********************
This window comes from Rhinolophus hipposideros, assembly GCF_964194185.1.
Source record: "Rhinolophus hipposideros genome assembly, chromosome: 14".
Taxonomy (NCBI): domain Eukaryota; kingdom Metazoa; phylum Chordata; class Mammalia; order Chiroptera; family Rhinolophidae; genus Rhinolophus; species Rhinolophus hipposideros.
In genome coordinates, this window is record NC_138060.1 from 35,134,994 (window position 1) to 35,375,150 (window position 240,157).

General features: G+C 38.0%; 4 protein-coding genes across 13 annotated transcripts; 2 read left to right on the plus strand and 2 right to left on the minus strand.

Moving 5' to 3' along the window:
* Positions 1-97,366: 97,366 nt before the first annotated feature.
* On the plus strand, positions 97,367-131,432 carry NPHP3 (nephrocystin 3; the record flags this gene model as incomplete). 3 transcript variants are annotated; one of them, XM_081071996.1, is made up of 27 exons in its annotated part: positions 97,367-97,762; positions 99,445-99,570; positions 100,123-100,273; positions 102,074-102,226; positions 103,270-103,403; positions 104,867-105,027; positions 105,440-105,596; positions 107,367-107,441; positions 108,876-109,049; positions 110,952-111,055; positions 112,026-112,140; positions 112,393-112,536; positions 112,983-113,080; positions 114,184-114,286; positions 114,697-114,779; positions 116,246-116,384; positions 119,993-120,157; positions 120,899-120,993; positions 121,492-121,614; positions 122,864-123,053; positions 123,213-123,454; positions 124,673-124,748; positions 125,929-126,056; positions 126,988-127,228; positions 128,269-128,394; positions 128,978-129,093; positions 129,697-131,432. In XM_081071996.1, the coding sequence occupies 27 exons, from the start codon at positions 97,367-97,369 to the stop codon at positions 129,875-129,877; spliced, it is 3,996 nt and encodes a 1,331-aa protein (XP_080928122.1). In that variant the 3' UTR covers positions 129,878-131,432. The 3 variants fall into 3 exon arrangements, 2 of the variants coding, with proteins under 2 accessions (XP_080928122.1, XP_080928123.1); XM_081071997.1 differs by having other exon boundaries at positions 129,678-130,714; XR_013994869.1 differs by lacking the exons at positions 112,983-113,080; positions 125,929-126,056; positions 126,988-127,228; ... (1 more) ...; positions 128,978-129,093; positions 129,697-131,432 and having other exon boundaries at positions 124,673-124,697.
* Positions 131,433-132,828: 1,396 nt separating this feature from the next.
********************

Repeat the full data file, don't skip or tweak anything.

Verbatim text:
This window comes from Rhinolophus hipposideros, assembly GCF_964194185.1.
Source record: "Rhinolophus hipposideros genome assembly, chromosome: 14".
Taxonomy (NCBI): domain Eukaryota; kingdom Metazoa; phylum Chordata; class Mammalia; order Chiroptera; family Rhinolophidae; genus Rhinolophus; species Rhinolophus hipposideros.
In genome coordinates, this window is record NC_138060.1 from 35,134,994 (window position 1) to 35,375,150 (window position 240,157).

General features: G+C 38.0%; 4 protein-coding genes across 13 annotated transcripts; 2 read left to right on the plus strand and 2 right to left on the minus strand.

Moving 5' to 3' along the window:
* Positions 1-97,366: 97,366 nt before the first annotated feature.
* On the plus strand, positions 97,367-131,432 carry NPHP3 (nephrocystin 3; the record flags this gene model as incomplete). 3 transcript variants are annotated; one of them, XM_081071996.1, is made up of 27 exons in its annotated part: positions 97,367-97,762; positions 99,445-99,570; positions 100,123-100,273; positions 102,074-102,226; positions 103,270-103,403; positions 104,867-105,027; positions 105,440-105,596; positions 107,367-107,441; positions 108,876-109,049; positions 110,952-111,055; positions 112,026-112,140; positions 112,393-112,536; positions 112,983-113,080; positions 114,184-114,286; positions 114,697-114,779; positions 116,246-116,384; positions 119,993-120,157; positions 120,899-120,993; positions 121,492-121,614; positions 122,864-123,053; positions 123,213-123,454; positions 124,673-124,748; positions 125,929-126,056; positions 126,988-127,228; positions 128,269-128,394; positions 128,978-129,093; positions 129,697-131,432. In XM_081071996.1, the coding sequence occupies 27 exons, from the start codon at positions 97,367-97,369 to the stop codon at positions 129,875-129,877; spliced, it is 3,996 nt and encodes a 1,331-aa protein (XP_080928122.1). In that variant the 3' UTR covers positions 129,878-131,432. The 3 variants fall into 3 exon arrangements, 2 of the variants coding, with proteins under 2 accessions (XP_080928122.1, XP_080928123.1); XM_081071997.1 differs by having other exon boundaries at positions 129,678-130,714; XR_013994869.1 differs by lacking the exons at positions 112,983-113,080; positions 125,929-126,056; positions 126,988-127,228; ... (1 more) ...; positions 128,978-129,093; positions 129,697-131,432 and having other exon boundaries at positions 124,673-124,697.
* Positions 131,433-132,828: 1,396 nt separating this feature from the next.